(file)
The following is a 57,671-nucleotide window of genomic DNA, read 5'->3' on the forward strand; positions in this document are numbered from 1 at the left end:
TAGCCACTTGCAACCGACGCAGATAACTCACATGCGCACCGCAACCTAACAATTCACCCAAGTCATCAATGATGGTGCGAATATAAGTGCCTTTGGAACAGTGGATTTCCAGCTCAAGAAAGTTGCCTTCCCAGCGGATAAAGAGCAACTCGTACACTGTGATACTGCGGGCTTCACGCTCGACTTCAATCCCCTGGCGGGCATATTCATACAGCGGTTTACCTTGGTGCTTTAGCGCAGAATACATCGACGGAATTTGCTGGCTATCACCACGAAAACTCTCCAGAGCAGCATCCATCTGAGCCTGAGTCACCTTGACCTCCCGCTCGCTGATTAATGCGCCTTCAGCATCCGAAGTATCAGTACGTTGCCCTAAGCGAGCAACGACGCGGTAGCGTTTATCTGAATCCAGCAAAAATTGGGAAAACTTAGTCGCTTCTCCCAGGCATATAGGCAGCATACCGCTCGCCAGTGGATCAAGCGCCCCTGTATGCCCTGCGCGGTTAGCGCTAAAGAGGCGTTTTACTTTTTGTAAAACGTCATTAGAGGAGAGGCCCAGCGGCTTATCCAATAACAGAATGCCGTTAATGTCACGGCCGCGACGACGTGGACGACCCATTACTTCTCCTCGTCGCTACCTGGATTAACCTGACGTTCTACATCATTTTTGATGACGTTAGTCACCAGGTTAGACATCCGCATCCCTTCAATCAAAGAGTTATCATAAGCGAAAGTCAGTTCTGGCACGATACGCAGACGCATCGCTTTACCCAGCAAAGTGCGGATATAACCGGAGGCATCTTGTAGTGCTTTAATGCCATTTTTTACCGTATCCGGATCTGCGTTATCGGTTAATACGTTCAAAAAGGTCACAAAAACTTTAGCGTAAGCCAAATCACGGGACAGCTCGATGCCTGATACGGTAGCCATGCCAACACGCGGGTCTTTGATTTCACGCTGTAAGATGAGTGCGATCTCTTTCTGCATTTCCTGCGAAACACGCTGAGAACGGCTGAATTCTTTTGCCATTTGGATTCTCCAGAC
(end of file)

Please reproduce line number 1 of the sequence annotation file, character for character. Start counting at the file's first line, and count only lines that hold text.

The following is a 57,671-nucleotide window of genomic DNA, read 5'->3' on the forward strand; positions in this document are numbered from 1 at the left end: